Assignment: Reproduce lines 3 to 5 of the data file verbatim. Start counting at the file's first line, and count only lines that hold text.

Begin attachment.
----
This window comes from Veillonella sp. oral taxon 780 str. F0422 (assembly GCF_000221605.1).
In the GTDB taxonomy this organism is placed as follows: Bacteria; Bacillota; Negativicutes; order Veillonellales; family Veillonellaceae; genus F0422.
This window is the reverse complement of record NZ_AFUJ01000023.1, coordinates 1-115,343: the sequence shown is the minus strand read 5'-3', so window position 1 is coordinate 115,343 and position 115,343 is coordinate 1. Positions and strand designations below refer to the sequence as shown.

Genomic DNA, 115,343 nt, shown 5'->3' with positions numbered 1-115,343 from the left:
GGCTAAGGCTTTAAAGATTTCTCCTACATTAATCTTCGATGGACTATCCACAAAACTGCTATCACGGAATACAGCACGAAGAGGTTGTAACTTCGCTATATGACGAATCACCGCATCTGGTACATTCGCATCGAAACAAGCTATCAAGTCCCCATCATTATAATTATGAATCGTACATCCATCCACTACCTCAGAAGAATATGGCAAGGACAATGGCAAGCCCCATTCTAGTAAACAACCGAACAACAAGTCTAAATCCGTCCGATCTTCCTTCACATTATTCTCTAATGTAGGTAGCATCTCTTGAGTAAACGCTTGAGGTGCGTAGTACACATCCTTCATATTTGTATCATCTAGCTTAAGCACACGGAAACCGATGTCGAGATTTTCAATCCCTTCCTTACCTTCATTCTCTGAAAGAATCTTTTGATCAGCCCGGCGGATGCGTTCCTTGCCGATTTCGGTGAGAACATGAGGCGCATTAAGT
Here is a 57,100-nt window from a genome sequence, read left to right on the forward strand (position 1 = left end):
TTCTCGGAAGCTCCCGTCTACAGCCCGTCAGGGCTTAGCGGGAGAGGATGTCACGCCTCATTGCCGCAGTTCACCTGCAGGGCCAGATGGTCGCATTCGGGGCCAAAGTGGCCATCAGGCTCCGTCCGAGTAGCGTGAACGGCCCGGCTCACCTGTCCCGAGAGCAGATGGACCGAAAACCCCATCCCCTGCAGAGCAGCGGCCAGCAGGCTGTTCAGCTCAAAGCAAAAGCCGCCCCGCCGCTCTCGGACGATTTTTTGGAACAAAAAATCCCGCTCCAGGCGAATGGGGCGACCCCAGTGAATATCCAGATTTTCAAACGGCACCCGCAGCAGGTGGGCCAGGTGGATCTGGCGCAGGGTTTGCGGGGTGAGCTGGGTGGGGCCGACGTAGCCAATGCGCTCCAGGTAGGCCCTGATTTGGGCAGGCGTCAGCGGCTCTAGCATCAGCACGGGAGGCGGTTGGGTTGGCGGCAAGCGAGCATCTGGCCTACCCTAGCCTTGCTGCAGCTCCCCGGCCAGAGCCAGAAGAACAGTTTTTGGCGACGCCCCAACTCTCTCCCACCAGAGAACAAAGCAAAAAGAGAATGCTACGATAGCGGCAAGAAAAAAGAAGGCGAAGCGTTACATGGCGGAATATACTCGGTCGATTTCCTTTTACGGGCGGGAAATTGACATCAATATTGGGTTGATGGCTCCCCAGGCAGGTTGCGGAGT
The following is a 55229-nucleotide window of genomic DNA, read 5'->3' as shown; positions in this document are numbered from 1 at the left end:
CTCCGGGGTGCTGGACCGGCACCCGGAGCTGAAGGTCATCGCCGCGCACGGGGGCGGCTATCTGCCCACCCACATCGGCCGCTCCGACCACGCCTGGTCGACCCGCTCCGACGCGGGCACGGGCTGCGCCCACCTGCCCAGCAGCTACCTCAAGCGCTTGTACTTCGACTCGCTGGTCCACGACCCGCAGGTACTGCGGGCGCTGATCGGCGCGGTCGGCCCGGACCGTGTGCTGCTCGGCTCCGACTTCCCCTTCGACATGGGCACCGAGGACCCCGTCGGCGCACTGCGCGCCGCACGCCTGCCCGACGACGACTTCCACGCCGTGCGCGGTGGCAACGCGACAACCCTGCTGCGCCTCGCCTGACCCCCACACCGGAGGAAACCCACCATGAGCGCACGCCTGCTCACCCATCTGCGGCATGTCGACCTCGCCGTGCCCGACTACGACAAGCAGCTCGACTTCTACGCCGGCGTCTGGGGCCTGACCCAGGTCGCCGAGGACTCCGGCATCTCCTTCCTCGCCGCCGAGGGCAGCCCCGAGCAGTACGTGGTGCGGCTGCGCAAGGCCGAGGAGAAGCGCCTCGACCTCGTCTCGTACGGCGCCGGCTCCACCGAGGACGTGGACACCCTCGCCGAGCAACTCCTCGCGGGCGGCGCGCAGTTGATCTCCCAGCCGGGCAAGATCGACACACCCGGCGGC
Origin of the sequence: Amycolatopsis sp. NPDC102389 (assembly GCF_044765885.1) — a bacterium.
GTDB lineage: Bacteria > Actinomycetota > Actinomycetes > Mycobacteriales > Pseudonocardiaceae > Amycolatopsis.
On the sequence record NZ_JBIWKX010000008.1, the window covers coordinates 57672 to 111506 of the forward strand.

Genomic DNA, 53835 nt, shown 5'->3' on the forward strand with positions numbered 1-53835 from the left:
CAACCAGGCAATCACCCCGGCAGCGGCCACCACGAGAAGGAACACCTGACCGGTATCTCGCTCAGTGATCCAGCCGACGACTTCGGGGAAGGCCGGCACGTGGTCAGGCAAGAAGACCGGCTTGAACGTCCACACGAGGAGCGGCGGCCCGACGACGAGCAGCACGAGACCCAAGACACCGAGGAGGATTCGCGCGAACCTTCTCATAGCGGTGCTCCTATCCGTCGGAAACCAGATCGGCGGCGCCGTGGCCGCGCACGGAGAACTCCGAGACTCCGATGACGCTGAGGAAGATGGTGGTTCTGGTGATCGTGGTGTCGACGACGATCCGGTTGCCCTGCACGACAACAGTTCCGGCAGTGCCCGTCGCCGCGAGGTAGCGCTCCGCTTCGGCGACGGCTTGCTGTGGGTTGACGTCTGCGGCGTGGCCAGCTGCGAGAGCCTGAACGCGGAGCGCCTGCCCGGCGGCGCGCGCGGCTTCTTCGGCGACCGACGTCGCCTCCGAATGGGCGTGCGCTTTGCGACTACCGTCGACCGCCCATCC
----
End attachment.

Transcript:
This window is the reverse complement of record NZ_AFUJ01000023.1, coordinates 1-115,343: the sequence shown is the minus strand read 5'-3', so window position 1 is coordinate 115,343 and position 115,343 is coordinate 1. Positions and strand designations below refer to the sequence as shown.

Genomic DNA, 115,343 nt, shown 5'->3' with positions numbered 1-115,343 from the left:
GGCTAAGGCTTTAAAGATTTCTCCTACATTAATCTTCGATGGACTATCCACAAAACTGCTATCACGGAATACAGCACGAAGAGGTTGTAACTTCGCTATATGACGAATCACCGCATCTGGTACATTCGCATCGAAACAAGCTATCAAGTCCCCATCATTATAATTATGAATCGTACATCCATCCACTACCTCAGAAGAATATGGCAAGGACAATGGCAAGCCCCATTCTAGTAAACAACCGAACAACAAGTCTAAATCCGTCCGATCTTCCTTCACATTATTCTCTAATGTAGGTAGCATCTCTTGAGTAAACGCTTGAGGTGCGTAGTACACATCCTTCATATTTGTATCATCTAGCTTAAGCACACGGAAACCGATGTCGAGATTTTCAATCCCTTCCTTACCTTCATTCTCTGAAAGAATCTTTTGATCAGCCCGGCGGATGCGTTCCTTGCCGATTTCGGTGAGAACATGAGGCGCATTAAGT